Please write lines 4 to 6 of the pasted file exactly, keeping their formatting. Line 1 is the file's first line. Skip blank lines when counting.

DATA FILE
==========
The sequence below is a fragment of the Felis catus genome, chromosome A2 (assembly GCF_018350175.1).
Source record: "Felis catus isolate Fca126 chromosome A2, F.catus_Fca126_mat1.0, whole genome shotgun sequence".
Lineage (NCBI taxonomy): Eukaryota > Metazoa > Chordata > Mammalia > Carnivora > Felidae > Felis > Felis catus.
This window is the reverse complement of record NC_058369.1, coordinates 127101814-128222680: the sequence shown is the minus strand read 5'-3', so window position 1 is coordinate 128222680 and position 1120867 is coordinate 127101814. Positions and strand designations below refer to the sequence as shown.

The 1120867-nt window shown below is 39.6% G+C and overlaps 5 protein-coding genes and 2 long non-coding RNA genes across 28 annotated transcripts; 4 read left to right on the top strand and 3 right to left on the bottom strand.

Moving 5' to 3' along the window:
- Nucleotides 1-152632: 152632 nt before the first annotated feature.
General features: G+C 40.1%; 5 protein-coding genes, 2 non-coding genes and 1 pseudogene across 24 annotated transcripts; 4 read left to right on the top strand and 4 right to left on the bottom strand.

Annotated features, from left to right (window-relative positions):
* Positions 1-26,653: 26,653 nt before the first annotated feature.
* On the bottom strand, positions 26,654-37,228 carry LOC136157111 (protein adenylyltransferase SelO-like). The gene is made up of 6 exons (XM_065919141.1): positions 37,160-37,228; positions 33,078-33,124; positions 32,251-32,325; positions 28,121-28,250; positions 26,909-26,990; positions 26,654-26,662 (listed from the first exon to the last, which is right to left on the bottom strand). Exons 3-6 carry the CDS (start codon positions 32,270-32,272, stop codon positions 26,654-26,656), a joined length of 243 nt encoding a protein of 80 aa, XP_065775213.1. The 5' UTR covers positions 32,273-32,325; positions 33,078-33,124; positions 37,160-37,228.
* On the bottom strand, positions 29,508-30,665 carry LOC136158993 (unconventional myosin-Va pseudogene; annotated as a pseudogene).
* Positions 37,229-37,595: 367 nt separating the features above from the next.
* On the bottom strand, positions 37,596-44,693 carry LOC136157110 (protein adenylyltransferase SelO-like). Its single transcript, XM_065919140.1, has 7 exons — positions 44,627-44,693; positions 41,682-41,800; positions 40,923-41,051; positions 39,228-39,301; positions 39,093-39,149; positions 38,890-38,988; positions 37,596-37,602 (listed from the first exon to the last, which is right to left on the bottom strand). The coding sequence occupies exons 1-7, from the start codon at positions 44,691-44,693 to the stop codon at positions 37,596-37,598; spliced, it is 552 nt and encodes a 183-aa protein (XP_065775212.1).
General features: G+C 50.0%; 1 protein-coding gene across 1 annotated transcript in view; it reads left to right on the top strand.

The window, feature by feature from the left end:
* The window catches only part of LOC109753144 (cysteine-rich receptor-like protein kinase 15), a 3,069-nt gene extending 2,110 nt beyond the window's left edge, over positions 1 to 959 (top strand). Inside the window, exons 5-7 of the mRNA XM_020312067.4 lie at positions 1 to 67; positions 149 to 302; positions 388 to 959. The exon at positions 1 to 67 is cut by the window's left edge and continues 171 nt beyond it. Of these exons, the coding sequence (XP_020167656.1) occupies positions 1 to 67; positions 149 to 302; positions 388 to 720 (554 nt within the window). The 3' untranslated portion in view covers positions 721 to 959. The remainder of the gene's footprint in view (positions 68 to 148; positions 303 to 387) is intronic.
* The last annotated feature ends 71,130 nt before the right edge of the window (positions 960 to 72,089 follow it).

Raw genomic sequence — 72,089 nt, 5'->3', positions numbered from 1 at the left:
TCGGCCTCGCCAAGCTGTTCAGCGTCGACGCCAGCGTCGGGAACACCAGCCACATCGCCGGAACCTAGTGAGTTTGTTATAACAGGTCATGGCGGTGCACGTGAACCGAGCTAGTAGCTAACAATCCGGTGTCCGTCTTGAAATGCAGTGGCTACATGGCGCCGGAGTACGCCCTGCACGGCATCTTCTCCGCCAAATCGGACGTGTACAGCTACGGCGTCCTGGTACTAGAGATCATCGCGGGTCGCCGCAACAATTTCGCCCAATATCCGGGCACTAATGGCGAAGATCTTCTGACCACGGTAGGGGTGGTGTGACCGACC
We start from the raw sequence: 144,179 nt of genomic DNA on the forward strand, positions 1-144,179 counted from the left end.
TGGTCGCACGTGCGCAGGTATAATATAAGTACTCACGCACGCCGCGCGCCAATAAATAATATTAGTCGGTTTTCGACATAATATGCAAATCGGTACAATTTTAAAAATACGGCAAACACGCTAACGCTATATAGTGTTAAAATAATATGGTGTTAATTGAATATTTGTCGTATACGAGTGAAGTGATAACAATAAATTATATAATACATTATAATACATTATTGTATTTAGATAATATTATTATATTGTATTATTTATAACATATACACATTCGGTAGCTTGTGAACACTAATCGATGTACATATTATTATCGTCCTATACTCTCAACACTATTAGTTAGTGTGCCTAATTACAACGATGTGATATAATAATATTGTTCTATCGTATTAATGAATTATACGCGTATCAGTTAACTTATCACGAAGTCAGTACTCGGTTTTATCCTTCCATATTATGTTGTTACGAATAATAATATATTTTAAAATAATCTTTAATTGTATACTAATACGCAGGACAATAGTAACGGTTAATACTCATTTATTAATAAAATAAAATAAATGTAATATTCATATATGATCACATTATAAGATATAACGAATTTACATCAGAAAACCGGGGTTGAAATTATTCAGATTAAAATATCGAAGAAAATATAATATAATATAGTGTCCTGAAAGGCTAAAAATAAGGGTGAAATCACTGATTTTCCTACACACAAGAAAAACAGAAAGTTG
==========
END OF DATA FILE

This window is the reverse complement of record NC_058369.1, coordinates 127101814-128222680: the sequence shown is the minus strand read 5'-3', so window position 1 is coordinate 128222680 and position 1120867 is coordinate 127101814. Positions and strand designations below refer to the sequence as shown.

The 1120867-nt window shown below is 39.6% G+C and overlaps 5 protein-coding genes and 2 long non-coding RNA genes across 28 annotated transcripts; 4 read left to right on the top strand and 3 right to left on the bottom strand.

Moving 5' to 3' along the window: